• 2018-07
  • 2019-04
  • 2019-05
  • br Discussion The major finding in this case is that


    Discussion The major finding in this case is that implantation of an active-fixation atrial pacing lead in the right atrial appendage caused right coronary artery perforation, resulting in life-threatening tamponade. Myocardial perforation with or without cardiac tamponade has been reported as a relatively rare complication associated with the pacemaker implantation procedure [1–10]. It is also known that active-fixation atrial leads are associated with more frequent complications compared to passive-fixation atrial leads and have been reported to cause rare complications such as pneumothorax and aortic perforation [11–13]. To the best of our knowledge, our case is the first in which the implantation of an active-fixation atrial pacing lead caused right coronary artery perforation. The determination of the etiology of device implantation-related cardiac tamponade is often difficult. We checked the movement of the cardiac silhouette on cinefluoroscopy in a 30° left anterior oblique view in the electrophysiology laboratory at the end of the procedure and confirmed the absence of pericardial effusion and cardiac tamponade. A very small portion of the screw tip penetrated the atrial wall of the right atrial appendage in our case, but there was no bleeding from this site during open chest surgery. However, bleeding was observed from the right coronary artery, which was located on the opposite site of the right atrial appendage. These findings suggested that the screw tip of the atrial lead penetrated the atrial wall during or after the implantation and scored the right coronary artery due to the motion of the purchase Sunitinib Malate 3.5h after the procedure, resulting in life-threatening cardiac tamponade refractory to intensive treatment including pericardial drainage. Perforation of the right coronary artery is a possible novel mechanism of cardiac tamponade caused by an active-fixation atrial pacing lead. Because complications associated with active-fixation atrial leads are related to implantation sites, such as pericardial effusion in patients with the atrial lead implanted in the right atrial free wall and aortic perforation in patients with the implantation site of the mid to high atrial septum [13], the low atrial septum might be a suitable site for active-fixation atrial leads in patients without persistent fossa ovale because of the low associated complication rate [14]. The right coronary artery is partially covered by the right atrial appendage and Pang et al. reported the close proximity of the atrial lead tip to the right coronary artery when positioned in the medial right atrial appendage [15]. In addition to the atrial lead implantation site in the right atrial appendage, the motion of the right atrial appendage has to be taken into account because in this case, the right coronary artery was injured by the atrial lead tip approximately 10mm away at the appendage apex. The right atrial appendage might be a suitable implantation site only for passive-fixation atrial leads, but not for active-fixation atrial leads, because of the risk of screw penetration and sequential collateral organ damage.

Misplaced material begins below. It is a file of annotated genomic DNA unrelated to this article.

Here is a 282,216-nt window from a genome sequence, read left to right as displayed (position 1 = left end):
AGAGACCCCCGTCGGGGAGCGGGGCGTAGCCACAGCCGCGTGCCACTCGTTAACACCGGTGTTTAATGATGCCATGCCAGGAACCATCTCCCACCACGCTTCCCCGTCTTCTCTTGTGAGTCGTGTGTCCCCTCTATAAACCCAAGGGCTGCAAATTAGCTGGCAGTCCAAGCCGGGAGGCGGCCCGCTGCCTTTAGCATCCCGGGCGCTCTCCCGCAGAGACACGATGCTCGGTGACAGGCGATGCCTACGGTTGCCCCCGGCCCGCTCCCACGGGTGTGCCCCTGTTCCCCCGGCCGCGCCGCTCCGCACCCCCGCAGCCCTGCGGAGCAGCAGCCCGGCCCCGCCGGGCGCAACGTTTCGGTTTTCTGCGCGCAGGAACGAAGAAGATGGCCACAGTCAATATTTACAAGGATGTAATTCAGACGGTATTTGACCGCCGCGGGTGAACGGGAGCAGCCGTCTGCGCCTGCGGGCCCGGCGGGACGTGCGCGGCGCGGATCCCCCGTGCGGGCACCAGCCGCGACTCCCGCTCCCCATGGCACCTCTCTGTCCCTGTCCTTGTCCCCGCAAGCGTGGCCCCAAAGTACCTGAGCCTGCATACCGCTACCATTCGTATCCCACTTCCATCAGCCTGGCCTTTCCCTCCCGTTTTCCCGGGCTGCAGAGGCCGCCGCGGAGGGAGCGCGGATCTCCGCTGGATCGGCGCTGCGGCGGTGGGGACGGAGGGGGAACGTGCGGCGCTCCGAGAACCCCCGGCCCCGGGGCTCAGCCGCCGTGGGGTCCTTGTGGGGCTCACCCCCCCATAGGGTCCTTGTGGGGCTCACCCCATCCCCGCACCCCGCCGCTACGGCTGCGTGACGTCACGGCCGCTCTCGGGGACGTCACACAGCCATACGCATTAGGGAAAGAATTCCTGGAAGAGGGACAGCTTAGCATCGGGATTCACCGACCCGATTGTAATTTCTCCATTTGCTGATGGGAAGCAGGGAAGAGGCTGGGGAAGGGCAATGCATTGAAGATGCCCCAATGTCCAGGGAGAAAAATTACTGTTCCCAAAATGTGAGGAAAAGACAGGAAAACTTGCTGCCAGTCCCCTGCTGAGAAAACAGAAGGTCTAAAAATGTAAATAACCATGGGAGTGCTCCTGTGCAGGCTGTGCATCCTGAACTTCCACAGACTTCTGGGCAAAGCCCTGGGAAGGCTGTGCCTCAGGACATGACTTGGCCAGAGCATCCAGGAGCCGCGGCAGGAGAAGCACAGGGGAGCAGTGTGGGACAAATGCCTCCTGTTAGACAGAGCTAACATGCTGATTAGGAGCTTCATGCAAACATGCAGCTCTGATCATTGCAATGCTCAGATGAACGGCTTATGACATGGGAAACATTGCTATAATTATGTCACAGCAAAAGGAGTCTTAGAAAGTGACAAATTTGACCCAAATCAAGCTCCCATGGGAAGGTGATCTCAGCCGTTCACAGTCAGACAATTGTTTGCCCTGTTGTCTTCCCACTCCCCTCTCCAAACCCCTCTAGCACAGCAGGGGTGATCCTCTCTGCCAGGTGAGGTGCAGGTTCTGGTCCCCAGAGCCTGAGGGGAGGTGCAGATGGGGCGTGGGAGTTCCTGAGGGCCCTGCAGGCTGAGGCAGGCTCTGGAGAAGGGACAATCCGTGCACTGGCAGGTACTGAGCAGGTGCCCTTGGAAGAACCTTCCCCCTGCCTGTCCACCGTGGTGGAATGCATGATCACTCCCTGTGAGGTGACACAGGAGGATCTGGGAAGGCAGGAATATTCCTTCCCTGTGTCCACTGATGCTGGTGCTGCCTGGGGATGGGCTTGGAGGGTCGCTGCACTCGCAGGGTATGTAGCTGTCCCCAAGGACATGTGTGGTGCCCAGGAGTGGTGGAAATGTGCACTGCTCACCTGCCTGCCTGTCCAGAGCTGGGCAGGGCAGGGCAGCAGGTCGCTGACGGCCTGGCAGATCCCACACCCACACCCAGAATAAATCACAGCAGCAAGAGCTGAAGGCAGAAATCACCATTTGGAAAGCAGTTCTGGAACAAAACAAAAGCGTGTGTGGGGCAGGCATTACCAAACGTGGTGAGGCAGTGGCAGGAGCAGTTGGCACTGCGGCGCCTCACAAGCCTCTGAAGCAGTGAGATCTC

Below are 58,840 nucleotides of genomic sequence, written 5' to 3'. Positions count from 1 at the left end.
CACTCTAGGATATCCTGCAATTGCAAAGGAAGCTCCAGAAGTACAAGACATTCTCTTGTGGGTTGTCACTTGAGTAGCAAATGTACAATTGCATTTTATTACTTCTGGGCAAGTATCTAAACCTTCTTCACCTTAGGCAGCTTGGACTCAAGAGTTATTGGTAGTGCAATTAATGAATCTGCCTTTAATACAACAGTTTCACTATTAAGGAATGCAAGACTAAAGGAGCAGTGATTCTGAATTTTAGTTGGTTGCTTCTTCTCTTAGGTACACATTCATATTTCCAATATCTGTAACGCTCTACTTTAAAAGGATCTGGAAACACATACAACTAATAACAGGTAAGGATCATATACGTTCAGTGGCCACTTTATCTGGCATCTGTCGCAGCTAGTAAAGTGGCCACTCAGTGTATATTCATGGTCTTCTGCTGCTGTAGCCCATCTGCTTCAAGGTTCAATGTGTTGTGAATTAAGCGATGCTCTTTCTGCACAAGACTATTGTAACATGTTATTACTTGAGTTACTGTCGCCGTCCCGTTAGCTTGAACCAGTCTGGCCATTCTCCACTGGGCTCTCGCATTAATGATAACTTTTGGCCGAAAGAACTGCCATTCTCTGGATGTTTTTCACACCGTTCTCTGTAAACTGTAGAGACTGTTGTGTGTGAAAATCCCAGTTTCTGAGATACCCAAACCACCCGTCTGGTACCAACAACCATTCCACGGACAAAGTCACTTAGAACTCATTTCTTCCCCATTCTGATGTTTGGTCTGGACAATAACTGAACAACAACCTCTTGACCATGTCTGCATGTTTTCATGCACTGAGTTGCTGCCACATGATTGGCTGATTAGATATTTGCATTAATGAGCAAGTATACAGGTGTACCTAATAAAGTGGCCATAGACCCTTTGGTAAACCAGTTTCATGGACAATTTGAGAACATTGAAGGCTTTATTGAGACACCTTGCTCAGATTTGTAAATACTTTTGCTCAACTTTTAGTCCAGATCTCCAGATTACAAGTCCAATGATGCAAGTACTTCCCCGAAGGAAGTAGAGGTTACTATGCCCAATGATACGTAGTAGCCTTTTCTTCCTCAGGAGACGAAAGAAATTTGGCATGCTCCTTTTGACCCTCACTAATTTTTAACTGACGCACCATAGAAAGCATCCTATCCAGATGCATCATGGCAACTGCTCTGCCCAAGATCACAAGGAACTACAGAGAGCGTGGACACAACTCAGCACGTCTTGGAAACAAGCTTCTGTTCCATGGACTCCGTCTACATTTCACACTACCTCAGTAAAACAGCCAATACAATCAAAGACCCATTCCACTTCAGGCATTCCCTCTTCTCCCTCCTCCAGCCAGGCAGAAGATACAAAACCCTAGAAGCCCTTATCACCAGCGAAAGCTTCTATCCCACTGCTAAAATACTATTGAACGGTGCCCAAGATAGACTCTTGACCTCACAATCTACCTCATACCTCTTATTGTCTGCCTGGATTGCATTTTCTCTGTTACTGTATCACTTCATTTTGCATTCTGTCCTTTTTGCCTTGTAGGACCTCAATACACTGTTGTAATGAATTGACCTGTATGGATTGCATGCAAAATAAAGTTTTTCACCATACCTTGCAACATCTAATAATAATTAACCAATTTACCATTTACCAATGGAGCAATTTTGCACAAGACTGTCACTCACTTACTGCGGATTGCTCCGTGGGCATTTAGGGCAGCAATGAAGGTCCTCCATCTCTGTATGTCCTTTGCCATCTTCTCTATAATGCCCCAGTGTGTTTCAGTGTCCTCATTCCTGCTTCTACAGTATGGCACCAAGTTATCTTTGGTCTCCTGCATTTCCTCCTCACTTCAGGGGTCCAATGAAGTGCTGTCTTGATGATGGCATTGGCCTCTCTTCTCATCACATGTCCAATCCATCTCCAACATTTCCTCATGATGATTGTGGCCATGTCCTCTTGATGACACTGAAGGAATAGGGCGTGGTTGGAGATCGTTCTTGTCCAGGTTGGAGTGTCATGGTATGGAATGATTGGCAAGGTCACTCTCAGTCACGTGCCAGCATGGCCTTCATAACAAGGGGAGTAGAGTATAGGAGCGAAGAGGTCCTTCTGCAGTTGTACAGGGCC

Conflict of interest
    Introduction A coved-type elevation is a typical electrocardiogram (ECG) change associated with Brugada syndrome (BrS). In a recent study, Nademanee et al. demonstrated that the underlying electrophysiological mechanism of BrS is abnormally delayed depolarization over the anterior aspect of the right ventricular outflow tract epicardium [1]. The association between BrS and vasospasms has been reported in several cases, and a coved-type ST elevation is known to be a result of ischemia of the conus branch of the right coronary artery [2]. Here we present a rare case of coved-type ECG change in a patient with ischemic heart disease during an ischemic ventricular tachycardia (VT) ablation procedure.
    Case report A 63-year-old man demonstrated a transient coved-type ECG change during catheter ablation of ischemic VT (Fig. 1). The patient had a history of both anteroseptal and inferior myocardial infarctions following coronary artery bypass grafting: left internal thoracic artery–#7, right internal thoracic artery–#10, and gastroepiploic artery–#4 posterior descending branch. Echocardiography revealed hypokinesis of the left ventricle (LV) both in the anterior and inferior walls with a partial anterior aneurysm. The baseline ECG showed slight ST-elevation in the chest leads (Fig. 1), which may have been caused by an anterior aneurysm.